Italian researchers have studied 90 people with metabolic syndrome (a cluster of heart disease risk factors linked to high blood sugar) who switched to a Mediterranean diet. They found that only 30 still had the syndrome after 2 years. In a new Harvard study of 733 women, it was found that atherosclerosis-causing blood chemicals were lowest in those on a Mediterranean diet, and highest in those on a Western diet.
High-antioxidant fruits and vegetables and omega-3-rich fish are heart-protective, while trans fats found in Western-style fast food cause an inflammatory response which causes the fat in blood to pile up in arteries faster. It was also discovered that olive oil lowered blood pressure in a study of 20,000 people by Harvard and University of Athens researchers.
Those with healthy blood pressure averaged 3 ounces of olive oil a day. The experts say you can start lowering your blood pressure with just one ounce of olive oil per day. The Mediterranean Diet has also been shown to prevent various cancers. One cancer expert believes that shifting to a Mediterranean Diet could cut colon cancers by 25%, breast cancers by 15% and prostate, pancreatic and uterine cancers by 10% in the United States and other highly developed Western countries.
Other benefits of switching to a Mediterranean Diet include: lowered blood cholesterol and blood pressure levels as well as homocysteine levels, all risk factors related to cardiovascular disease; preventing age related memory loss and dementia including Alzheimer's disease. The Mediterranean Diet has also been shown to increase longevity. In one 10 year study of those over age 70, eating a Mediterranean diet cut the odds of death from all causes by 23%.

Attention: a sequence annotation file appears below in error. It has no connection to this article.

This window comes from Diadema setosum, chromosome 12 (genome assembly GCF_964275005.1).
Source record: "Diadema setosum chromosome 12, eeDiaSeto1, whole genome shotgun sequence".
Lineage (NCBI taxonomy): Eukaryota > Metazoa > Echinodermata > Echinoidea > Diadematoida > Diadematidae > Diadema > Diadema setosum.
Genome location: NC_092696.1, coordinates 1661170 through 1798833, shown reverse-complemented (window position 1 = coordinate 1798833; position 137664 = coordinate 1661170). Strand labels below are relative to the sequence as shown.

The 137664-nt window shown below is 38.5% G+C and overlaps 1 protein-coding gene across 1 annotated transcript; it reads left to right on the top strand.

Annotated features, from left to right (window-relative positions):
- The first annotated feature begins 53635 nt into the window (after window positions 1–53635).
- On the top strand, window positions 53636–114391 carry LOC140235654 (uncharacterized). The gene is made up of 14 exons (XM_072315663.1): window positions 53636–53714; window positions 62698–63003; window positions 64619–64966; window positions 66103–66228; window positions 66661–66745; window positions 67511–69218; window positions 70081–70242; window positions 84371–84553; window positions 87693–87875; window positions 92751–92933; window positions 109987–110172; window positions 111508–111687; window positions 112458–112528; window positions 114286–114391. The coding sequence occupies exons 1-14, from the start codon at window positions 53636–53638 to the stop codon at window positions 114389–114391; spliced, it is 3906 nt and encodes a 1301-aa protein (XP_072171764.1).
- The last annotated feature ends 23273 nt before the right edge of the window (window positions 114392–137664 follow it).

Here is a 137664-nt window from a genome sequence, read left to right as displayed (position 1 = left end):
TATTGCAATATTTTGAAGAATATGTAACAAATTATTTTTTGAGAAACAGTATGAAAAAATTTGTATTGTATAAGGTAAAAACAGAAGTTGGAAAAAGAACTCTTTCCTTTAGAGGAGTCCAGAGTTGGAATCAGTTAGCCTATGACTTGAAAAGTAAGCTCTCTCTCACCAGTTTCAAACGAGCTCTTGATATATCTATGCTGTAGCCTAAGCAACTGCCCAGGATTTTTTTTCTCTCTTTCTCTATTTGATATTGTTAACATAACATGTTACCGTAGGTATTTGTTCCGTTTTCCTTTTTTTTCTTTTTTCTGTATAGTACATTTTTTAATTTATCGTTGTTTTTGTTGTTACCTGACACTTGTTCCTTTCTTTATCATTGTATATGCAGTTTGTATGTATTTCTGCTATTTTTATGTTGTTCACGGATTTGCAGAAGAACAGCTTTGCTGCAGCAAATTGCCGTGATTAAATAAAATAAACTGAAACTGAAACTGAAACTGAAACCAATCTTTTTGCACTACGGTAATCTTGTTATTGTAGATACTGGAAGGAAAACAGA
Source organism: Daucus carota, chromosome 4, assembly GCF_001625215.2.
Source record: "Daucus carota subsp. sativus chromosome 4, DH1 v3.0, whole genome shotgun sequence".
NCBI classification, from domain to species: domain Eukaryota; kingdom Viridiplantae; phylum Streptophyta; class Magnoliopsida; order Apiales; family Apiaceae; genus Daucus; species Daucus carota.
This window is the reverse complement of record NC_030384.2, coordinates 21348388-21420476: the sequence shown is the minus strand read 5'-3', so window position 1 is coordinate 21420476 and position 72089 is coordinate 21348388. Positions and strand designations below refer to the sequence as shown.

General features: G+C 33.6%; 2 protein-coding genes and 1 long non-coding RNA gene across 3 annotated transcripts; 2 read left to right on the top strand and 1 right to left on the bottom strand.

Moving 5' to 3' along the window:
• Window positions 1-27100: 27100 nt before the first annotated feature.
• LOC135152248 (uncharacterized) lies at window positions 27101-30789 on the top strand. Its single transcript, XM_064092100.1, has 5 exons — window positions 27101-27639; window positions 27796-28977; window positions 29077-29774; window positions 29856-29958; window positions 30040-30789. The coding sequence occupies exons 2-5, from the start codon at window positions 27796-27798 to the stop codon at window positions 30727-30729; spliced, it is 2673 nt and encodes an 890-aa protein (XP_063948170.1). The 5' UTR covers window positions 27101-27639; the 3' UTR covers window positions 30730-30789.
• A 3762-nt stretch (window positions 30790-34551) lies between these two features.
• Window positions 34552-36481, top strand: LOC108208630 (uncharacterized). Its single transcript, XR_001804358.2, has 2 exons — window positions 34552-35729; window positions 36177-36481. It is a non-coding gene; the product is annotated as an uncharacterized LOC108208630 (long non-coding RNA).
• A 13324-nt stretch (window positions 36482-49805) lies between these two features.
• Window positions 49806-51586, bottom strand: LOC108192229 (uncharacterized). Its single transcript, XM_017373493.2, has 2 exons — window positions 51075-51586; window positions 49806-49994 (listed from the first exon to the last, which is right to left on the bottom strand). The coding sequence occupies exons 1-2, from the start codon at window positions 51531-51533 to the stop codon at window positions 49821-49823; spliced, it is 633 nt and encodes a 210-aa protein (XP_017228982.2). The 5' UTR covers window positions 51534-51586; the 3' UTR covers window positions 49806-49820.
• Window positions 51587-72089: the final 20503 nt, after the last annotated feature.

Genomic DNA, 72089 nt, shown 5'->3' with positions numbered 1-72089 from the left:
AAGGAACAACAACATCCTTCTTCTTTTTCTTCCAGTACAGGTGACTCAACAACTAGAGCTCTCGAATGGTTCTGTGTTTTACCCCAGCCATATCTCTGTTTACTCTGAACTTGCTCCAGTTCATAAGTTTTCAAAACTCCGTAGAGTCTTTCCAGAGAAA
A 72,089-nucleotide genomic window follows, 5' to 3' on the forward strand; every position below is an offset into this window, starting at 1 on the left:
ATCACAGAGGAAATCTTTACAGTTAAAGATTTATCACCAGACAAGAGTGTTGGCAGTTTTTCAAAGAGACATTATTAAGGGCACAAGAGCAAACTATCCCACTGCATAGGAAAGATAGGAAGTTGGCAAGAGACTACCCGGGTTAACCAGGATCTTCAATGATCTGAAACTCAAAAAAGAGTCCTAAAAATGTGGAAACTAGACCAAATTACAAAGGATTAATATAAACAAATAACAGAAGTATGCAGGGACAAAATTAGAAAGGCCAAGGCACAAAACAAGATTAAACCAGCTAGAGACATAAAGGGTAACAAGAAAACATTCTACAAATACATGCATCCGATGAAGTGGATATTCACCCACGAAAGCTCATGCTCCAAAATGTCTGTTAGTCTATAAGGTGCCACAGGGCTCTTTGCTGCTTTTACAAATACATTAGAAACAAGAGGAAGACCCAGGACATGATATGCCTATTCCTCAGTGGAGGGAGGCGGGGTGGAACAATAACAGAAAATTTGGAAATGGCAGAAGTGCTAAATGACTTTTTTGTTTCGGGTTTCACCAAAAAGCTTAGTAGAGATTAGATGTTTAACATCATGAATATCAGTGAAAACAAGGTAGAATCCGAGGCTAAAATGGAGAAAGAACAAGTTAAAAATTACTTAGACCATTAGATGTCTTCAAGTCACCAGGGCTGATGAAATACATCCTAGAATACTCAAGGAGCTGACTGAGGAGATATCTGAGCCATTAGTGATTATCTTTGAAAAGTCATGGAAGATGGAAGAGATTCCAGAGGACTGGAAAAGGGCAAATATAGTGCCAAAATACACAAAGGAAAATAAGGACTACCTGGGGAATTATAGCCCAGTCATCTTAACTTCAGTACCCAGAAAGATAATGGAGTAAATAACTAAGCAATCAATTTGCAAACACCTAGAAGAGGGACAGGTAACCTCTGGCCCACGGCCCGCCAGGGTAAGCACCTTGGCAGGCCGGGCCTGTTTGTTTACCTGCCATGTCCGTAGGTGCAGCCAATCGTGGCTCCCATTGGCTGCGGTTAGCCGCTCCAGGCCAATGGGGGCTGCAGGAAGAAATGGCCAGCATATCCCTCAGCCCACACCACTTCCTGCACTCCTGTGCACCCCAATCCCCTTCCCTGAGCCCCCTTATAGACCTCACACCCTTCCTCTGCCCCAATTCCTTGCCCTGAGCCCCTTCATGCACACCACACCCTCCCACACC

The Journal of the American Medical Association, mortality rates were 65% lower among elderly people who combined a so-called Mediterranean diet with 30 minutes of daily exercise, moderate drinking and no tobacco use. Although is no single Mediterranean Diet, doctors say cuisines from the nations in this region of the world typically favor using olive oil over butter and incorporate lots of legumes, nuts, seeds, grains, fish, vegetables and potatoes but little meat and dairy.
The JAMA study was conducted from 1988 to 2000 and led by researchers at Wageningen University in the Netherlands and other European universities. More than 2,300 healthy people ages 70 to 90 answered questions about their eating habits and activities. In a separate study in the same journal, researchers from the Second University of Naples in Italy found that the Mediterranean Diet helped patients with "metabolic syndrome," which increases the risk of heart disease and diabetes and affects 1 out of 4 American adults.
People with the syndrome are fat around the middle, have high blood pressure and cholesterol deposits in their arteries, and do not properly process glucose. After two years, 44% of those on the Mediterranean diet still had features of metabolic syndrome, compared with 86% of the others studied.
This research confirms the results of earlier studies, experts say. A previous study of heart-attack survivors showed that the mortality rate was 70% lower among those who followed a prescribed Mediterranean diet compared with people on a low-fat diet. "The Mediterranean experience makes it clear that healthy eating is completely consistent with wonderful eating," says Walter Willett, chairman of nutrition at the Harvard School of Public Health.
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